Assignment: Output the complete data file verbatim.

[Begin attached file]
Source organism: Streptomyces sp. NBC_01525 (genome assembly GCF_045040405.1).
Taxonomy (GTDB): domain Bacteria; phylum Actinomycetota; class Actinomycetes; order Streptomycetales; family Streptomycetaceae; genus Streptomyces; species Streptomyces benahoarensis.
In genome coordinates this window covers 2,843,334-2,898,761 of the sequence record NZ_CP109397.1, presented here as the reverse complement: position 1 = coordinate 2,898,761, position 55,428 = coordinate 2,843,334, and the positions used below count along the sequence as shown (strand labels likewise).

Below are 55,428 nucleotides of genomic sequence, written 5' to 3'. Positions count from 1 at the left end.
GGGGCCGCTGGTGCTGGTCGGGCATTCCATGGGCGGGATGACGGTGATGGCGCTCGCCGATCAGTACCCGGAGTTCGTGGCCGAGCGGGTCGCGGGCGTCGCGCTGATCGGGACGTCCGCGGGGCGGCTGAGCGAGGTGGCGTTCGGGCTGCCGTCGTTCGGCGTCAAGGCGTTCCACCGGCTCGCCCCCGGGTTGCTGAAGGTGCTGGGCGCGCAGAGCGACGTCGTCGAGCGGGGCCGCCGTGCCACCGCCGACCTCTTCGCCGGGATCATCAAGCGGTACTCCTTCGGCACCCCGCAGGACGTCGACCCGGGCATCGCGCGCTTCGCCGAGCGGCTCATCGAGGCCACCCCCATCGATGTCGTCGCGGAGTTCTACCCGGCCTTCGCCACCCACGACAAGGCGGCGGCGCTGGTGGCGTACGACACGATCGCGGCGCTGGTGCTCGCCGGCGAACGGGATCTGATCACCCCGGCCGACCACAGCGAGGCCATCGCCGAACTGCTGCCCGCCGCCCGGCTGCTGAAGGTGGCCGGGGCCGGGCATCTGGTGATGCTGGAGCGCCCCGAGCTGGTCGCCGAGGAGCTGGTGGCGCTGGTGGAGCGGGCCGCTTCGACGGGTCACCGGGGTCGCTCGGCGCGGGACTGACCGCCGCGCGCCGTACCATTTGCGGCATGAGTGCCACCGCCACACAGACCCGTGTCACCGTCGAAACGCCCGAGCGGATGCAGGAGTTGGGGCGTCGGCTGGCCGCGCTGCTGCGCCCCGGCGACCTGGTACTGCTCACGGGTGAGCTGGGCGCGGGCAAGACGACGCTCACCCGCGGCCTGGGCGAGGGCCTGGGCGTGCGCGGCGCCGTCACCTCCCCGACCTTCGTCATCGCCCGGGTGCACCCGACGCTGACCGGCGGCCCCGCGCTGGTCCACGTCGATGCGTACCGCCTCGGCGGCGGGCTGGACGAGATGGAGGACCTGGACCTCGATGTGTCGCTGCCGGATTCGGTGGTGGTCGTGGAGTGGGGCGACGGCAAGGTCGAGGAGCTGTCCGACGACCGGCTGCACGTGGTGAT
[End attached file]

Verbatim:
Source organism: Streptomyces sp. NBC_01525 (genome assembly GCF_045040405.1).
Taxonomy (GTDB): domain Bacteria; phylum Actinomycetota; class Actinomycetes; order Streptomycetales; family Streptomycetaceae; genus Streptomyces; species Streptomyces benahoarensis.
In genome coordinates this window covers 2,843,334-2,898,761 of the sequence record NZ_CP109397.1, presented here as the reverse complement: position 1 = coordinate 2,898,761, position 55,428 = coordinate 2,843,334, and the positions used below count along the sequence as shown (strand labels likewise).

Below are 55,428 nucleotides of genomic sequence, written 5' to 3'. Positions count from 1 at the left end.
GGGGCCGCTGGTGCTGGTCGGGCATTCCATGGGCGGGATGACGGTGATGGCGCTCGCCGATCAGTACCCGGAGTTCGTGGCCGAGCGGGTCGCGGGCGTCGCGCTGATCGGGACGTCCGCGGGGCGGCTGAGCGAGGTGGCGTTCGGGCTGCCGTCGTTCGGCGTCAAGGCGTTCCACCGGCTCGCCCCCGGGTTGCTGAAGGTGCTGGGCGCGCAGAGCGACGTCGTCGAGCGGGGCCGCCGTGCCACCGCCGACCTCTTCGCCGGGATCATCAAGCGGTACTCCTTCGGCACCCCGCAGGACGTCGACCCGGGCATCGCGCGCTTCGCCGAGCGGCTCATCGAGGCCACCCCCATCGATGTCGTCGCGGAGTTCTACCCGGCCTTCGCCACCCACGACAAGGCGGCGGCGCTGGTGGCGTACGACACGATCGCGGCGCTGGTGCTCGCCGGCGAACGGGATCTGATCACCCCGGCCGACCACAGCGAGGCCATCGCCGAACTGCTGCCCGCCGCCCGGCTGCTGAAGGTGGCCGGGGCCGGGCATCTGGTGATGCTGGAGCGCCCCGAGCTGGTCGCCGAGGAGCTGGTGGCGCTGGTGGAGCGGGCCGCTTCGACGGGTCACCGGGGTCGCTCGGCGCGGGACTGACCGCCGCGCGCCGTACCATTTGCGGCATGAGTGCCACCGCCACACAGACCCGTGTCACCGTCGAAACGCCCGAGCGGATGCAGGAGTTGGGGCGTCGGCTGGCCGCGCTGCTGCGCCCCGGCGACCTGGTACTGCTCACGGGTGAGCTGGGCGCGGGCAAGACGACGCTCACCCGCGGCCTGGGCGAGGGCCTGGGCGTGCGCGGCGCCGTCACCTCCCCGACCTTCGTCATCGCCCGGGTGCACCCGACGCTGACCGGCGGCCCCGCGCTGGTCCACGTCGATGCGTACCGCCTCGGCGGCGGGCTGGACGAGATGGAGGACCTGGACCTCGATGTGTCGCTGCCGGATTCGGTGGTGGTCGTGGAGTGGGGCGACGGCAAGGTCGAGGAGCTGTCCGACGACCGGCTGCACGTGGTGAT